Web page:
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Protecting your child from daycare abuse or neglect

Shaken Baby Syndrome or SBS is a medical term given to the condition of a child 5 years old and younger who has suffered abuse at the hands of another.  The average age of victims is typically 5 to 8 months.  The violent shaking or striking of the child results in traumatic brain injury and sometimes bleeding on the brain.

When someone forcefully shakes a baby, the child’s head rotates uncontrollably. An infants neck muscles are not developed enough yet to fully support their heads. This abrupt movement throws the brain back and forth within the skull, sometimes rupturing blood vessels and nerves and tearing the brain tissue. The brain may strike the inside of the skull, which can cause bruising and bleeding to the brain.

Criminal charges may be filed against the perpetrator and child protective services often gets involved with these types of cases.  However, liability for this act can reach beyond the individual perpetrator who cared for the child.  Many times, the daycare company and daycare owners are liable for the acts of their workers or for negligently hiring a worker.

Watch: Daycare death stirs debate on parents’ right to know

Daycare owners possess the precious responsibility of caring for the most innocent and vulnerable of our society—children.  That means the hiring of workers in a daycare should not be done without proper investigation into that person’s background.  Background checks allow an owner to ensure the worker does not have a criminal history.  Reference checks with prior employers can ward against hiring a person with child abuse incidents or allegations in their background.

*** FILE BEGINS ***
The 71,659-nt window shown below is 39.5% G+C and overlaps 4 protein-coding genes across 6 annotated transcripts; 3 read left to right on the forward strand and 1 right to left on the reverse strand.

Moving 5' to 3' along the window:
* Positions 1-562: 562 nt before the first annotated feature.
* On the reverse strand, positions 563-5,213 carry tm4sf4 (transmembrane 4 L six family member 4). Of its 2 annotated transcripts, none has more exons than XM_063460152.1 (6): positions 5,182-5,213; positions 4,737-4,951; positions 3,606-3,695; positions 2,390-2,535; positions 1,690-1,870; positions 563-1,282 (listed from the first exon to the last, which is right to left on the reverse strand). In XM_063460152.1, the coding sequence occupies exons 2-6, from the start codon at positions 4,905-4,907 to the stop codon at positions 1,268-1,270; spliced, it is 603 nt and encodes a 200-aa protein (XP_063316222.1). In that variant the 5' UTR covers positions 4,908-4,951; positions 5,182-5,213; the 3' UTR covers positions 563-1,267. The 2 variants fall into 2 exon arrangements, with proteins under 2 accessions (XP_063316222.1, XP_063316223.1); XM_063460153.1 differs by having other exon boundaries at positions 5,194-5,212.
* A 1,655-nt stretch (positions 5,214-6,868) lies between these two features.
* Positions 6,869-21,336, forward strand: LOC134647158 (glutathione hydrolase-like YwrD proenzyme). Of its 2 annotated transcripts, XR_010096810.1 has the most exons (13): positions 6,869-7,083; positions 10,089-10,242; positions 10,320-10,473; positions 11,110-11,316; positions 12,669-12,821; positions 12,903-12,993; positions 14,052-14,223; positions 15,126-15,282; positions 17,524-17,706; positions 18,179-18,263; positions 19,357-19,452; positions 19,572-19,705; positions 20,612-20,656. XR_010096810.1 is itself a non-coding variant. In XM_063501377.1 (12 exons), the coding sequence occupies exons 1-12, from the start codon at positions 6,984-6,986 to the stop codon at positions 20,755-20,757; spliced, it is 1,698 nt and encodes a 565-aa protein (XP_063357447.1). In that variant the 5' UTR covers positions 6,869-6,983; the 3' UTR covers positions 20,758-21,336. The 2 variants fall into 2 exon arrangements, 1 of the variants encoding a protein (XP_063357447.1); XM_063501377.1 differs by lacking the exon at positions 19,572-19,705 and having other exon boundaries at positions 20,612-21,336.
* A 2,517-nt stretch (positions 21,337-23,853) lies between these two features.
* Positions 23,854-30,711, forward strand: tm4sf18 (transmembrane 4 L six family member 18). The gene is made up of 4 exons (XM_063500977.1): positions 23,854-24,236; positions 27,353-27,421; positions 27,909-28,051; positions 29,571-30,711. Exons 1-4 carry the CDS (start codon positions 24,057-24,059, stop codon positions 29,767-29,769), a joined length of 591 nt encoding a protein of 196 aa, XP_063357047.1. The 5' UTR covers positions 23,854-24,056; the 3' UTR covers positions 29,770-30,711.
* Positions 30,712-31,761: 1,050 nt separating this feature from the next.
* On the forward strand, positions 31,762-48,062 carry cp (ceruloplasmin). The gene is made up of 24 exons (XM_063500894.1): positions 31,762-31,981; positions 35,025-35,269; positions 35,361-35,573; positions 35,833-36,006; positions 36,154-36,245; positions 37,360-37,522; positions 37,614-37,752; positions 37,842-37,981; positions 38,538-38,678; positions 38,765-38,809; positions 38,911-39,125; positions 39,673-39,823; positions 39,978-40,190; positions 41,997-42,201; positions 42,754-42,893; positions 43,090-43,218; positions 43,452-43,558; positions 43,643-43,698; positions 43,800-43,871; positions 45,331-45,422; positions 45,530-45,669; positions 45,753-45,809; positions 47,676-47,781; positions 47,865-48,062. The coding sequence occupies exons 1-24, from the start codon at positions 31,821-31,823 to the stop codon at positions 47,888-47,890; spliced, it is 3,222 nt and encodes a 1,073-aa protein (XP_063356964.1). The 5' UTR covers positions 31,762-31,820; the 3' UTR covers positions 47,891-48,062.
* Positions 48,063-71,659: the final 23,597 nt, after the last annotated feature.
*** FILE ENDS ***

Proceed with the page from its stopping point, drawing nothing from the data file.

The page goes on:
In the state of Georgia, not all daycare facilities are required to carry liability insurance. This could cover, for example, medical bills after a child breaks a bone while playing on the playground. Parents considering enrolling their child into a daycare should ask the owner for proof of their insurance coverage.

State regulations do require the daycare owner to tell parents if they do or do not have insurance.  Asking for proof of insurance up front can assist parents with the decision of whether to enroll their child there, and limit surprises in the future if an incident does occur.

Discovering that another person has caused an injury to or neglected  your child is very difficult for any parent.  It is important to talk to a knowledgeable daycare abuse attorney promptly about the responsible parties.  Contact one of our attorneys at (770) 394-8909 to discuss what steps to take to protect you and your child’s rights.